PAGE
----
WASHINGTON – The U.S. Supreme Court on Monday agreed to hear what could become a landmark case on the limits of the president’s power to make appointments – along with a defining moment in the career of a Buffalo-born lawyer and the make-or-break point for a Buffalo-based ruling on Internet free speech.
In a case called National Labor Relations Board v. Canning, the justices will decide whether presidents can fill high-level positions without Senate confirmation whenever the Senate is in recess – as they always have – or whether presidents can make “recess appointments” only during the breaks between the Senate’s yearlong sessions.
The case, in which the justices will also consider the narrower question of whether the president can make recess appointments when the Senate is convening every three days in pro forma session, will be one of the biggest of the court’s next term, which starts in October.
The justices’ decision, expected late this year or in the first half of 2014, could determine whether Buffalo native Richard F. Griffin Jr. was legally appointed to the NLRB in 2012.
In addition, the case could determine whether that board has made hundreds of rulings that are invalid because they were decided by illegally appointed board members – including a case involving Hispanics United of Buffalo that said, for the first time, that people can discuss their jobs on Facebook without getting fired.
Most importantly, though, the justices will likely resolve an important constitutional question that takes on greater urgency in harshly partisan times such as these: how free the president is to do an end-around to avoid a clash with the Senate over top administration appointments.
“It’s an extremely important case,” said Matthew D. Dimick, a law professor at the University at Buffalo. “It’s not just about these labor board decisions – it’s about the power of the president to make appointments.”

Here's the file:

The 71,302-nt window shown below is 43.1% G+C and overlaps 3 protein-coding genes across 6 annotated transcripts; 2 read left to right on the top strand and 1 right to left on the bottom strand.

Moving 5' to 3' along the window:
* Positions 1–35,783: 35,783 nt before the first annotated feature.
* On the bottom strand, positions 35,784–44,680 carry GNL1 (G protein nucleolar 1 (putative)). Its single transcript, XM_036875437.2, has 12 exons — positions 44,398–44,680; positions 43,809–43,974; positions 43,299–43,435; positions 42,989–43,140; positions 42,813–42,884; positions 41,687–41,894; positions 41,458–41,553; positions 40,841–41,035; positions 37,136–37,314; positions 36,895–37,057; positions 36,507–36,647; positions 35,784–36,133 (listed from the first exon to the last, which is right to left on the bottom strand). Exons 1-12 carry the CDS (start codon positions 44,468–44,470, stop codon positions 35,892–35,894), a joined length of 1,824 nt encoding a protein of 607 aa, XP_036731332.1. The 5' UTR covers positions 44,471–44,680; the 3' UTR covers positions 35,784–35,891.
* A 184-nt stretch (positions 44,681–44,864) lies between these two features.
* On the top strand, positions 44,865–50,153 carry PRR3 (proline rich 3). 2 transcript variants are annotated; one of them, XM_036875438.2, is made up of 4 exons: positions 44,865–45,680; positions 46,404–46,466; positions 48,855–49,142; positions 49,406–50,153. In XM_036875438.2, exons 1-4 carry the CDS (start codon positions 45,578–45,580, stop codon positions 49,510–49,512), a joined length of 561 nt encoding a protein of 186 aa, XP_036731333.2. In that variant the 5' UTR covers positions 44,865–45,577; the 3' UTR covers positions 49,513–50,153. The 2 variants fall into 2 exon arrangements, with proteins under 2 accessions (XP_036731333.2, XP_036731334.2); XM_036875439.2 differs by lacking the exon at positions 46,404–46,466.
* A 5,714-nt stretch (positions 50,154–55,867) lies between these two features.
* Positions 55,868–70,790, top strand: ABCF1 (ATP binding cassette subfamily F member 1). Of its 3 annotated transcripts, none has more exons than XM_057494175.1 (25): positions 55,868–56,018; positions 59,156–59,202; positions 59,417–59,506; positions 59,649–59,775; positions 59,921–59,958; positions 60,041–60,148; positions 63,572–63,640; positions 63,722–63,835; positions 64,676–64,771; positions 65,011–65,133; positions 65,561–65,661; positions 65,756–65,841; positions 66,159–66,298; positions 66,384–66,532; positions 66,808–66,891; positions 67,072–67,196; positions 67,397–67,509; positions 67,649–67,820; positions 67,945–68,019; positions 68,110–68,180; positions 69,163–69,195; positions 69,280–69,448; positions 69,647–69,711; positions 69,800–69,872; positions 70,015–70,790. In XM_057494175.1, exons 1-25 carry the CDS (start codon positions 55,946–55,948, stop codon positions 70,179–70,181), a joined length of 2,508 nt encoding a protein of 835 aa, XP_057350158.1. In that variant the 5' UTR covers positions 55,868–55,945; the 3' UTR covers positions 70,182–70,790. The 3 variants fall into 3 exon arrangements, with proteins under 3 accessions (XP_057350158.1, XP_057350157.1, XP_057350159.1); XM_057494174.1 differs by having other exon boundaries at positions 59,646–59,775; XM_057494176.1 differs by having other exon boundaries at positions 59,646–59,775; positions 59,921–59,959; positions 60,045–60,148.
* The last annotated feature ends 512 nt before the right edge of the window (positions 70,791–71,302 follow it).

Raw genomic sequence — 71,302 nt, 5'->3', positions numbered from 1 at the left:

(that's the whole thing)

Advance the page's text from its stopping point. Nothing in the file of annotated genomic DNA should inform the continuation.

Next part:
The Constitution gives presidents the power to temporarily fill top administration posts without Senate approval when the Senate is out of session. Presidents have long defined that to mean whenever the Senate is on one of its frequent breaks.
Federal courts always defined the recess appointment power that way, too – that is, until a case involving Noel Canning, a Washington State Pepsi distributor, went to the U.S. Court of Appeals for the D.C. Circuit.
Having lost a union case at the NLRB, Canning argued the decision was invalid because three of the board members who decided it – including Griffin – were illegally appointed when President Obama named them to the board Jan. 4, 2012, after the Senate had begun its session for the year but while it was on a short break.
Last Jan. 25, an appeals court panel agreed with Canning, saying the president can only make recess appointments during the Senate’s end-of-the-year recesses. What’s more, two of those judges ruled that to be filled by recess appointment, both the vacancy and the appointment must take place on the same Senate break.
The ruling enraged the Obama administration, which appealed to the Supreme Court.
“The court of appeals’ decision would dramatically curtail the scope of the president’s authority under the Recess Appointments clause,” the administration said in asking the court to hear the appeal. “It would deem invalid hundreds of recess appointments made by presidents since early in the nation’s history.”
It said those “invalid” appointments would include “three Cabinet secretaries, five court of appeals judges, ten district court judges, a director of central intelligence, a chairman of the Federal Reserve, numerous members of multi-member boards, and holders of a variety of other critical government posts.”
Republicans argue that Obama went too far when, during a short Senate break, he appointed Griffin, Sharon Block and a third NLRB member who has since resigned.
And one of the most important of them originated in Buffalo.
Fired after her boss saw their Facebook conversation about working conditions at Hispanics United of Buffalo, Mariana Cole-Rivera and four of her former colleagues at the small Buffalo nonprofit filed a complaint with the NLRB to try to regain their jobs and back pay. Last December, they won.
What’s more, they won the first-ever federal edict on how far workers can go when discussing their work on social media.
“Employees have a protected right to discuss matters affecting their employment amongst themselves,” the NLRB ruled.
But now that NLRB ruling and many others are under legal question because they were decided by board members who may not be serving legally.
“It becomes an issue for us to raise on appeal,” said Rafael O. Gomez, the Buffalo lawyer who is defending Hispanics United.